Sounds like what you want it to use Dynamics as your data store/platform, and then place the Entity Framework over it so that you can program against its dynamic entities. If so, the guys over at ADX Studio (http://www.adxstudio.com/)
are working on something that handles this very nicely.
I'll definitely be digging into the code much more moving forward. This episode was just an initial introduction to the high level changes coming. I'll make sure to provide plenty of good detail/usage examples
I would go with the unique string approach. Since part of the whole objective is to provide more meaningful URLs to end users, integer/guid identifiers don't really provide them any value. That doesn't mean that you won't still need to do something along
the lines of "Products/1" in situations were that makes sense. You might have resources that don't legitimately have a unique value other than an ID. For SEO purposes having a descriptive value in the URL certainly helps as well. "Products/Cups" is capable
of being spidered as a resource on "cups" whereas "Products/45" isn't. Will that make a huge difference? Maybe not, but every little bit helps
There is no need to get religious on either approach, it all just comes down to which approach serves the needs of your application the best. Since routing is so extensible, you should have fun building the sitemap you want. There is soooo much more to it then
what I showed in this demo since this episode was meant only to show how routing and webforms can work together. General purpose routing has plenty of awesome little features.
I doubt there will be a 10-4 episode on ASP.NET Routing specifically since it isn't a feature in .NET Framework 4.0, but I could throw together some ad-hoc screencasts and plop them on my blog (http://www.lostintangent.com) or C9.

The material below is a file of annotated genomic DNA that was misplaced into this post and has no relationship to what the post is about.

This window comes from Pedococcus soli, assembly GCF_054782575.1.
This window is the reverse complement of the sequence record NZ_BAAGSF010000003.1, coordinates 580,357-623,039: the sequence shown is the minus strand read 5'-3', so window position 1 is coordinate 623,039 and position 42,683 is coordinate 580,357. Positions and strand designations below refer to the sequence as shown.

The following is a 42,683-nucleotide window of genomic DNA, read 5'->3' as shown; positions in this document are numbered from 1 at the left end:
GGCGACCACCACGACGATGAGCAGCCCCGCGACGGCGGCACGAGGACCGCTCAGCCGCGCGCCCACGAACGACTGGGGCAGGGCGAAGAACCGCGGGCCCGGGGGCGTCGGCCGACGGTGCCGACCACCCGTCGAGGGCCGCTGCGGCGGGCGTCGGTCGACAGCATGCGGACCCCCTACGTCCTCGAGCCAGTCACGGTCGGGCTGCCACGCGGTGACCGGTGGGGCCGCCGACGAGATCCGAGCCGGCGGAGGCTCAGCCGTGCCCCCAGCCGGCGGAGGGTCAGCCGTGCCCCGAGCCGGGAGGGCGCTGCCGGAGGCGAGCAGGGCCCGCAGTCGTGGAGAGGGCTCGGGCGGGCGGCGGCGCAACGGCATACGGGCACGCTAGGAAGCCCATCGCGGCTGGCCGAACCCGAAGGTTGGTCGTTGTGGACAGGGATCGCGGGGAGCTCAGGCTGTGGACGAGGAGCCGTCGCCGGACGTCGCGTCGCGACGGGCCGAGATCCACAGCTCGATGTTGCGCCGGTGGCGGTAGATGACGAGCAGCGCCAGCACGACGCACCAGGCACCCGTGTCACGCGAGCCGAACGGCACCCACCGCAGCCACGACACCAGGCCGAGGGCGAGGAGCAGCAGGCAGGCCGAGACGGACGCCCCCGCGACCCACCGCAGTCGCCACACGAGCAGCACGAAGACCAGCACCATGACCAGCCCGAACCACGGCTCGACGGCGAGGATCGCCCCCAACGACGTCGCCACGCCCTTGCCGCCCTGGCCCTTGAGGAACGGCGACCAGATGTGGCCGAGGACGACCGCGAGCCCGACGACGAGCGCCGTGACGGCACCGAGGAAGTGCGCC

Keep these great questions coming guys, I seriously love the 10-4 community
That is one of the first questions that always comes up after seeing ASP.NET Routing As of right now the only way to configure your routes is through code. That said, I'm a firm believer that a good API is the perfect foundation for layering additional
forms of expression (i.e. loading routes from a config file or DB). There are a couple prototypes floating around that pull your route definitions from config that I'd be more than happy to share with you.
As far as new rendering of controls, I'll deifnitely try to fit this in later episodes. Funny enough I actually showed off a very subtle change to the ListView control in this episode but I didn't call it out. You no longer have to have a PlaceHolderTemplate
if your ItemTemplate's contents are truly seperate markup (i.e. not <li>'s within a <ul> for instance).
Feel free to email me (joncart at microsoft dot com) and I can share some additional info in the meantine.
That's a good question. Firstly, it's important to point out that almost that entire demo could have been done imperatively, without adding anything to the HTML unneccesarily. The declarative command bubbling (sys:command) is a feature I can choose to use,
While ASP.NET AJAX provides a lot of functionality in terms of working with it declaratively (as some folks like), it was developed with the mindset of using it completely unobtrusively. That said, the data templates are somewhat of a gray area. Defining the
element couldn't be constructed using DOM methods imperatively, as opposed to retreiving it from the actual DOM as I did in the demo.
I'll put together a demo that does this and post it later.
To clarify one thing about the demo I showed off in the video...the DataView control, bindings, command bubbling, and ADO.NET Data Services integration are currently available on Codeplex, but the change tracking functionality and the ability to save changes
back to the service aren't. That behavior will be included in the next Codeplex preview, along with much more.